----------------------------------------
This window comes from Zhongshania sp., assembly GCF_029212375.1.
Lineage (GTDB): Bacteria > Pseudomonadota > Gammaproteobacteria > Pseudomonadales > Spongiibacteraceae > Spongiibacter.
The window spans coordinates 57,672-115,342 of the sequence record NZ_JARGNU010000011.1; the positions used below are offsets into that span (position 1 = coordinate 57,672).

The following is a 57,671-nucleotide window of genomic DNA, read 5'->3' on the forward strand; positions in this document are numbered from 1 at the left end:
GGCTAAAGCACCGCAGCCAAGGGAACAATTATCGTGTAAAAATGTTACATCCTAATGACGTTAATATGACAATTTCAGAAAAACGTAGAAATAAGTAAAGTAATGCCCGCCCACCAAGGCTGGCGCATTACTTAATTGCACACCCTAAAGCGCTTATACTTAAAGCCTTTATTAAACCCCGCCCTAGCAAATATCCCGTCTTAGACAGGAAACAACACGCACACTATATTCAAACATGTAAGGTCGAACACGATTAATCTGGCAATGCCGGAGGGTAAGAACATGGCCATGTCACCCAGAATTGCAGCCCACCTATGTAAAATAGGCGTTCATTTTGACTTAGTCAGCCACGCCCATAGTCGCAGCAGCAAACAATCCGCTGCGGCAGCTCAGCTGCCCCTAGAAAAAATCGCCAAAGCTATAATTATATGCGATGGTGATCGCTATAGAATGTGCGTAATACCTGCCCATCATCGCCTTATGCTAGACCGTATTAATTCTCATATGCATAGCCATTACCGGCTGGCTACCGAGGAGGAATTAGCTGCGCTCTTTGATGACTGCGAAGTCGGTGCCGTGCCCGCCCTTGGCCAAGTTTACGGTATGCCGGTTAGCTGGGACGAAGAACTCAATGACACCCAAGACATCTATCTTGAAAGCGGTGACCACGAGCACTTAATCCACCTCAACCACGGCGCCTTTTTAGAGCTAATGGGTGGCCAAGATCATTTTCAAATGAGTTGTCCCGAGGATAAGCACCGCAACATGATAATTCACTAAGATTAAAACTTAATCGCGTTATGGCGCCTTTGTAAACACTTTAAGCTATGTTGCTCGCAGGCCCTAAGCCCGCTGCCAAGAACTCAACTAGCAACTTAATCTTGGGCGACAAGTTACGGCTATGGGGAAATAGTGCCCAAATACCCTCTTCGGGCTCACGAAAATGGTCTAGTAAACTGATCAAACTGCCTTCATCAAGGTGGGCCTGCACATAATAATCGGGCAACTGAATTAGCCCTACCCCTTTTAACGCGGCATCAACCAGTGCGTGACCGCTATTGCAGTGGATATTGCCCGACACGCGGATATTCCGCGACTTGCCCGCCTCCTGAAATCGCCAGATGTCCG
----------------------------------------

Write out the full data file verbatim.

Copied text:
This window comes from Zhongshania sp., assembly GCF_029212375.1.
Lineage (GTDB): Bacteria > Pseudomonadota > Gammaproteobacteria > Pseudomonadales > Spongiibacteraceae > Spongiibacter.
The window spans coordinates 57,672-115,342 of the sequence record NZ_JARGNU010000011.1; the positions used below are offsets into that span (position 1 = coordinate 57,672).

The following is a 57,671-nucleotide window of genomic DNA, read 5'->3' on the forward strand; positions in this document are numbered from 1 at the left end:
GGCTAAAGCACCGCAGCCAAGGGAACAATTATCGTGTAAAAATGTTACATCCTAATGACGTTAATATGACAATTTCAGAAAAACGTAGAAATAAGTAAAGTAATGCCCGCCCACCAAGGCTGGCGCATTACTTAATTGCACACCCTAAAGCGCTTATACTTAAAGCCTTTATTAAACCCCGCCCTAGCAAATATCCCGTCTTAGACAGGAAACAACACGCACACTATATTCAAACATGTAAGGTCGAACACGATTAATCTGGCAATGCCGGAGGGTAAGAACATGGCCATGTCACCCAGAATTGCAGCCCACCTATGTAAAATAGGCGTTCATTTTGACTTAGTCAGCCACGCCCATAGTCGCAGCAGCAAACAATCCGCTGCGGCAGCTCAGCTGCCCCTAGAAAAAATCGCCAAAGCTATAATTATATGCGATGGTGATCGCTATAGAATGTGCGTAATACCTGCCCATCATCGCCTTATGCTAGACCGTATTAATTCTCATATGCATAGCCATTACCGGCTGGCTACCGAGGAGGAATTAGCTGCGCTCTTTGATGACTGCGAAGTCGGTGCCGTGCCCGCCCTTGGCCAAGTTTACGGTATGCCGGTTAGCTGGGACGAAGAACTCAATGACACCCAAGACATCTATCTTGAAAGCGGTGACCACGAGCACTTAATCCACCTCAACCACGGCGCCTTTTTAGAGCTAATGGGTGGCCAAGATCATTTTCAAATGAGTTGTCCCGAGGATAAGCACCGCAACATGATAATTCACTAAGATTAAAACTTAATCGCGTTATGGCGCCTTTGTAAACACTTTAAGCTATGTTGCTCGCAGGCCCTAAGCCCGCTGCCAAGAACTCAACTAGCAACTTAATCTTGGGCGACAAGTTACGGCTATGGGGAAATAGTGCCCAAATACCCTCTTCGGGCTCACGAAAATGGTCTAGTAAACTGATCAAACTGCCTTCATCAAGGTGGGCCTGCACATAATAATCGGGCAACTGAATTAGCCCTACCCCTTTTAACGCGGCATCAACCAGTGCGTGACCGCTATTGCAGTGGATATTGCCCGACACGCGGATATTCCGCGACTTGCCCGCCTCCTGAAATCGCCAGATGTCCG